Opportunities/challenges for
Women in the Arab Region
Aida Abu-Ras
Doha- Feb.20.2014
First Arab States Regional SouthSouth Development EXPO
• Outline:
Definition: Business Women.
Women Entrepreneurs
Evolution of Entrepreneurship
Policy Recommendations
• Business Women- Definition
A woman who works in business especially in a high
A woman who is good at dealing with business and
financial matters
(Merriam Webster Dictionary).
A woman who works in business, especially one who
has a high position in a company. (Cambridge
Dictionaries on line)
Businesswoman is a description for a woman
entrepreneur who particular undertakes business
activities for the purposes of generating revenue. She
does this by combining her human ability and financial
or physical capital to attain her business goals.
• Women Entrepreneurs
• An entrepreneur is a person who has possession of a
new enterprise, venture or idea and is accountable
for the inherent risks and the outcome. The term was
originally a loanword from French and was first
defined by the Irish-French economist Richard
• “An enterprise owned and controlled by a women
having a minimum financial interest of 51 per cent of
the capital and giving at least 51 per cent of the
employment generated by the enterprise to women.”
Government of India
• Evolution of Entrepreneurship
• In the 1980s, the Gender and Development approach
(GAD), influenced by social feminism, post-modern
and post-colonial theories, took into account the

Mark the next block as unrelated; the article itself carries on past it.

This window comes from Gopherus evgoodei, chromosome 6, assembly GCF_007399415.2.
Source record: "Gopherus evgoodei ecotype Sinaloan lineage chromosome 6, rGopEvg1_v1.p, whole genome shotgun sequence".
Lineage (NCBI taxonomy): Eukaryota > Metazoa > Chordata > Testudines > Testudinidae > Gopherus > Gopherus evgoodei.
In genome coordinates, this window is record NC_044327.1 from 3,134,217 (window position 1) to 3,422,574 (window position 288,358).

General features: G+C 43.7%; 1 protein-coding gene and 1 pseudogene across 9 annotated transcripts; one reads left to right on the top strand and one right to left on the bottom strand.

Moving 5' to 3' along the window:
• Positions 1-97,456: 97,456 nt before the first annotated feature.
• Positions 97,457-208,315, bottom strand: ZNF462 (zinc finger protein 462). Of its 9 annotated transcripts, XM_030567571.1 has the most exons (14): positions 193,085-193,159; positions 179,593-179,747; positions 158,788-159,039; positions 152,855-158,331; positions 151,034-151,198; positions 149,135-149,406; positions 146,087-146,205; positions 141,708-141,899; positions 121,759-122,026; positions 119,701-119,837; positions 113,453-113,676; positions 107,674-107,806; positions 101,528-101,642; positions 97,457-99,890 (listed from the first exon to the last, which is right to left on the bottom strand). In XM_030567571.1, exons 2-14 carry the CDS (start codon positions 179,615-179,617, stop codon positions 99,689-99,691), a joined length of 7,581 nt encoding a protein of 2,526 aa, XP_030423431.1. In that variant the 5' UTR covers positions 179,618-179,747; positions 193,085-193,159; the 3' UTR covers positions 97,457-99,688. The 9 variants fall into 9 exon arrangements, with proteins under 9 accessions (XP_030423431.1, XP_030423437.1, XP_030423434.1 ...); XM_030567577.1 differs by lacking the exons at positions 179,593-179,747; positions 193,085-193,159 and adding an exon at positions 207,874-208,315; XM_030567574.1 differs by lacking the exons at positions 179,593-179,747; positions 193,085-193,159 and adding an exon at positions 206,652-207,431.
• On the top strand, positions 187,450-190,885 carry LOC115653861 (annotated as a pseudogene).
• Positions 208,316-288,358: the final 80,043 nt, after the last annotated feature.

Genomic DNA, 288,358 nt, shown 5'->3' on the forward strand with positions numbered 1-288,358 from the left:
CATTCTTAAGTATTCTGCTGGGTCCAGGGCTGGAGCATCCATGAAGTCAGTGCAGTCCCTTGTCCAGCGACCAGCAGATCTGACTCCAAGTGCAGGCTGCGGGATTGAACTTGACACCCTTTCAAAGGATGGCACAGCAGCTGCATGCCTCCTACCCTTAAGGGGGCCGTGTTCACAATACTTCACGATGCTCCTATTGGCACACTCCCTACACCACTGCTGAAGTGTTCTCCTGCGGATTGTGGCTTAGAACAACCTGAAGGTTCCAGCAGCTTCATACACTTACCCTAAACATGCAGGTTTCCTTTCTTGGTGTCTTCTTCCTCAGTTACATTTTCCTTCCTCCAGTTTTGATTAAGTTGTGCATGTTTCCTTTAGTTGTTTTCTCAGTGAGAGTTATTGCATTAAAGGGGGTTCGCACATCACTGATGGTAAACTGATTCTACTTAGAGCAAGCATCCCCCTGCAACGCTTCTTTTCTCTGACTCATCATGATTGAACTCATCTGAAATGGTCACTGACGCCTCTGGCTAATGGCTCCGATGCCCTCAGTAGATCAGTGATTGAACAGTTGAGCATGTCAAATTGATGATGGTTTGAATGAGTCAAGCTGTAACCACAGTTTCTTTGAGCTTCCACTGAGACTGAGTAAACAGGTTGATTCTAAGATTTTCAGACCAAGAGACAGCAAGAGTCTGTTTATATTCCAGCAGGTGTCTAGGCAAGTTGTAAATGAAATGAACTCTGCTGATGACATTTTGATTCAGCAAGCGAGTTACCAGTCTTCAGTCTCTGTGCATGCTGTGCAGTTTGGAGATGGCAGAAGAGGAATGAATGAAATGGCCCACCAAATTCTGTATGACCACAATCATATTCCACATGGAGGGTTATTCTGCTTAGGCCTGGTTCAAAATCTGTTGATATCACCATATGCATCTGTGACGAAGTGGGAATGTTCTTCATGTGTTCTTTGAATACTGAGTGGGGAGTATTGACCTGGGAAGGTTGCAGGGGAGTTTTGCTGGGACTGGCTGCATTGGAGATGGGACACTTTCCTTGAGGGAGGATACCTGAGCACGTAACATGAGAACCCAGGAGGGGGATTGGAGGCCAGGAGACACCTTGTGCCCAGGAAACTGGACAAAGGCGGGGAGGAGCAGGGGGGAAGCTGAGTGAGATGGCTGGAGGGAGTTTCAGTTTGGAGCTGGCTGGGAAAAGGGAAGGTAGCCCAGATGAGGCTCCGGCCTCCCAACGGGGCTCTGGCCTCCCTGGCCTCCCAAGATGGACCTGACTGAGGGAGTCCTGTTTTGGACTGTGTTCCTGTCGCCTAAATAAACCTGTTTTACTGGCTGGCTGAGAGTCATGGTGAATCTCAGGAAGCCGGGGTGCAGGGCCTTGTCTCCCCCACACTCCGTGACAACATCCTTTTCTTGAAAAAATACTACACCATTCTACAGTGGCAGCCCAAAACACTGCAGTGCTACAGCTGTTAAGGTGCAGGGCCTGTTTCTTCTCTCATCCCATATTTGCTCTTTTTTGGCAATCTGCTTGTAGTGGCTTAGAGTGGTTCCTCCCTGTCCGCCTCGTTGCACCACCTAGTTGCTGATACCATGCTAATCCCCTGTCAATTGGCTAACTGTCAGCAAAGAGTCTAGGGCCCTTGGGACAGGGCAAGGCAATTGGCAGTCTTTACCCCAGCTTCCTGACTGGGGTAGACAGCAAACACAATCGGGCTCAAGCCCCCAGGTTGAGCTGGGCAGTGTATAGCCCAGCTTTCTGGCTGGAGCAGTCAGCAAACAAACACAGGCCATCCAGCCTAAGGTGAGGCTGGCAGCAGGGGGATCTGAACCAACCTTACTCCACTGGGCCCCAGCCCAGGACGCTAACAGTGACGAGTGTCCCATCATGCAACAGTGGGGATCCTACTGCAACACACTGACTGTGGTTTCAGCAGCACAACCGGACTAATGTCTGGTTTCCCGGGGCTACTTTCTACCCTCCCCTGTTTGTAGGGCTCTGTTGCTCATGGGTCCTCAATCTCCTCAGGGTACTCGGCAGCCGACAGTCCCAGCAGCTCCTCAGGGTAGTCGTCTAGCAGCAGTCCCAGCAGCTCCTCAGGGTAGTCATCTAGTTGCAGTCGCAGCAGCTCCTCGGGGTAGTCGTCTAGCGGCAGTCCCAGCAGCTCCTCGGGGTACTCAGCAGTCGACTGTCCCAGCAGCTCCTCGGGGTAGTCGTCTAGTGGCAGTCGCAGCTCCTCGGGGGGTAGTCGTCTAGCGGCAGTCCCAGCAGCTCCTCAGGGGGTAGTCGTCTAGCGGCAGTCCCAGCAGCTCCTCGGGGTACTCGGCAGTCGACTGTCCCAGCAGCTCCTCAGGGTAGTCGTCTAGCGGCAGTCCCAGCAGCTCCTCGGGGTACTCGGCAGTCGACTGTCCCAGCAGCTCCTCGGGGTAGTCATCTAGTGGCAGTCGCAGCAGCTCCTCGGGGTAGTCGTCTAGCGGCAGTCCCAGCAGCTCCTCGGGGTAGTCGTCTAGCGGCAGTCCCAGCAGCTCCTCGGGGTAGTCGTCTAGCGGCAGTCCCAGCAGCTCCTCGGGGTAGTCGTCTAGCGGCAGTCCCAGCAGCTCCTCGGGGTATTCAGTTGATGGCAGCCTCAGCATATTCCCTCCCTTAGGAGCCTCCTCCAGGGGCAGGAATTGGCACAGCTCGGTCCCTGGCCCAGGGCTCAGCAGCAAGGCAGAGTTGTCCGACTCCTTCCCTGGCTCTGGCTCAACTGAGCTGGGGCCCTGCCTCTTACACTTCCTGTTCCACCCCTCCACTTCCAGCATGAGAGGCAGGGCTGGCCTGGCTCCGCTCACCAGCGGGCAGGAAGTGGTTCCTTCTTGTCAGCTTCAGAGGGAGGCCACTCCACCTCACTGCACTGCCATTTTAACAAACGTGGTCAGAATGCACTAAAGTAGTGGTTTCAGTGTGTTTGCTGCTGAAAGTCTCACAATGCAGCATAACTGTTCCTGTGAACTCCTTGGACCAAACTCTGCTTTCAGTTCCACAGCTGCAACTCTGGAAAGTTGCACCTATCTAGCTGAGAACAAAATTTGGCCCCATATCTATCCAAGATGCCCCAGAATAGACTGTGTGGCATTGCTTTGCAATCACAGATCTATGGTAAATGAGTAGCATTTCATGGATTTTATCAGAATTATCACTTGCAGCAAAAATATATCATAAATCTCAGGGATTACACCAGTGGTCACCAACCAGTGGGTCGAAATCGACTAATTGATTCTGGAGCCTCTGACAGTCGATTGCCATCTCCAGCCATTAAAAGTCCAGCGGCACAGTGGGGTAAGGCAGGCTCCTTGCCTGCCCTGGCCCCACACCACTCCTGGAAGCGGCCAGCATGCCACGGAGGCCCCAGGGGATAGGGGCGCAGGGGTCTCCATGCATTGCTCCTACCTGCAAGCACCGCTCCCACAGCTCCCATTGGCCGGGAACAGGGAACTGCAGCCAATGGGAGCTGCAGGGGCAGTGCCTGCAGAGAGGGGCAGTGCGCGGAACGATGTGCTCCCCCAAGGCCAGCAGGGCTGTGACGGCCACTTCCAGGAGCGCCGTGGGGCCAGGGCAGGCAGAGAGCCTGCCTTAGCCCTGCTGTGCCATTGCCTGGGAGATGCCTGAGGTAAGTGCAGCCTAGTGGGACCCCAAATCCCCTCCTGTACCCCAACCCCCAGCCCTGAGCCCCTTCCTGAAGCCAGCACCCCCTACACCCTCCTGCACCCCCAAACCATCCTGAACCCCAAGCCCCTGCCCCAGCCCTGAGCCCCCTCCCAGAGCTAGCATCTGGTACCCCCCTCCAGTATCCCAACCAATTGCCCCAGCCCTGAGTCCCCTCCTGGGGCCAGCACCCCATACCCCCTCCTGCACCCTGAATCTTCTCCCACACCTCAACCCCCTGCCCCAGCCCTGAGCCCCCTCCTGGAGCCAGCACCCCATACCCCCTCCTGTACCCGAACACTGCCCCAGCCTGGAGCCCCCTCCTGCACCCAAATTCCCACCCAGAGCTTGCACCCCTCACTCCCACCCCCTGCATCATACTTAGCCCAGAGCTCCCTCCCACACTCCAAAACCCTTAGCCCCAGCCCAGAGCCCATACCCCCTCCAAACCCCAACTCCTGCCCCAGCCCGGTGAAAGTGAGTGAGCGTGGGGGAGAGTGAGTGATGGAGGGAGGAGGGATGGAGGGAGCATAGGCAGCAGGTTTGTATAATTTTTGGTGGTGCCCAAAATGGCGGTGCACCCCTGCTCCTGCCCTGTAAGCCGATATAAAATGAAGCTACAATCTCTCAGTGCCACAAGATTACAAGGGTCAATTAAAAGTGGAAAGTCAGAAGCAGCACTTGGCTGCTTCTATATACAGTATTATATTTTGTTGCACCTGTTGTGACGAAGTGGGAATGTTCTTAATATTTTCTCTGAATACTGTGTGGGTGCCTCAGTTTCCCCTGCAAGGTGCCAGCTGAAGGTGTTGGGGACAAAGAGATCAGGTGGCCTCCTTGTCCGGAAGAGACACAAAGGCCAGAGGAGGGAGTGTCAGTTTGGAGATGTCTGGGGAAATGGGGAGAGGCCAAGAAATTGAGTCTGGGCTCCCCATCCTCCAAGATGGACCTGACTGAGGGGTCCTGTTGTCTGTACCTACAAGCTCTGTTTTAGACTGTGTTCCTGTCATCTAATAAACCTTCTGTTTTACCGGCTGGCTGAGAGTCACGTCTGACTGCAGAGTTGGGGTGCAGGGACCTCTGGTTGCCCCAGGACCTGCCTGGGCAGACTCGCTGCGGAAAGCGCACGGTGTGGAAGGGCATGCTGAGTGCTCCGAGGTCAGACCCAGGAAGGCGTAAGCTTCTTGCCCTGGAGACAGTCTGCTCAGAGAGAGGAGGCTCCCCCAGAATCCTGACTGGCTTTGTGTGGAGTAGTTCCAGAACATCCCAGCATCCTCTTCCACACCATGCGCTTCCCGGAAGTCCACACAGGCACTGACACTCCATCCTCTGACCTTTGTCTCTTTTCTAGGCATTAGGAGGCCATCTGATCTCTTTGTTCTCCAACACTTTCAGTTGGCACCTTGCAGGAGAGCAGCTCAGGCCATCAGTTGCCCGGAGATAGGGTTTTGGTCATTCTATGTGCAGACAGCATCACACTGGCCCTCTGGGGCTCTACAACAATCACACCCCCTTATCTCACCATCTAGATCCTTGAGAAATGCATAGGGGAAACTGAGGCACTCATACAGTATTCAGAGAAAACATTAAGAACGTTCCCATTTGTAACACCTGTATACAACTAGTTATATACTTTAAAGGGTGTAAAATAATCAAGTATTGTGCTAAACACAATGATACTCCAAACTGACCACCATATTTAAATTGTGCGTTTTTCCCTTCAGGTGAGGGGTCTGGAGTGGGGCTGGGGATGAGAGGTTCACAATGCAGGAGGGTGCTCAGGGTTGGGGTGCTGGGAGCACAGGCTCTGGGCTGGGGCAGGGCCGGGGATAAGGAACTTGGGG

totality of women's lives, rejecting the public/private
dichotomy which serves to devalue women's work at
home. Focus on women's perspectives on
development makes women the “subjects” rather
than “objects” of development, change agents rather
than welfare recipients. The GAD approach works to
move women from the margin to the center by
allowing them to gain a sense of control over their
lives (empowerment).
Source: OECD
• Opportunities
• Percentage of educated women in the Arab region is
high, although illiteracy rate in some country is still
high (Yemen, Egypt, Iraq)
• Availability of vocational training, although
percentage of women enrolment is still low
• Availability of resources
• Percentage of youth is high in the Arab region
• Political will, and commitments to implement
international conventions (CEDWA)
• Availability of programs for capacity building targeted
women. (Donors’ Role)
• Opportunities
• NGOs and civil Societies are key players, and their
mummers are increasing although in different
structures and forms (some providing business
• ICT revolution, where the number of people having
internet access is increasing
• National Women machineries/ ( strategies for women
and family are in place in most of the Arab Countries
• Policy reforms that is taking place in the region
• Women are member of parliaments and
• Challenges
• Assets Acquisition :
 Spending on family welfare
 deprivation from their inheritance
 Access to loans and loaning terms and conditions,
(i.e) holding property is a precondition to loans in
most case.
• Challenges
• Mind set in the Arab region
How women
are perceived
by the society
How women
• Challenges
• Lack of confidence. Having accepted a subordinate
status for long
• Family burdens and responsibilities
• Laws and regulations (family laws, tax, export and
• opportunity identification and/or opportunity
• lack of role models in entrepreneurship
• Lack of experience
• Lack of relevant networks and of societal position
• Challenges
• Availability of statistics:
 Informal sector
 Longitudinal data for having information about
business development ,sustainability and growth
• Marketing
• Out reach of Existing business women net works
• Access to internet and lack of experience in ICT
• Insufficient technical skills in relation to
packaging/storage of products
• Conflict in the region
• Policy Recommendations
Need to adopt Family Polices
Revision of labor laws
Revision of economic laws
Revision of social security laws
Mainstream gender in national development
agendas/strategies( as a cross cutting issue)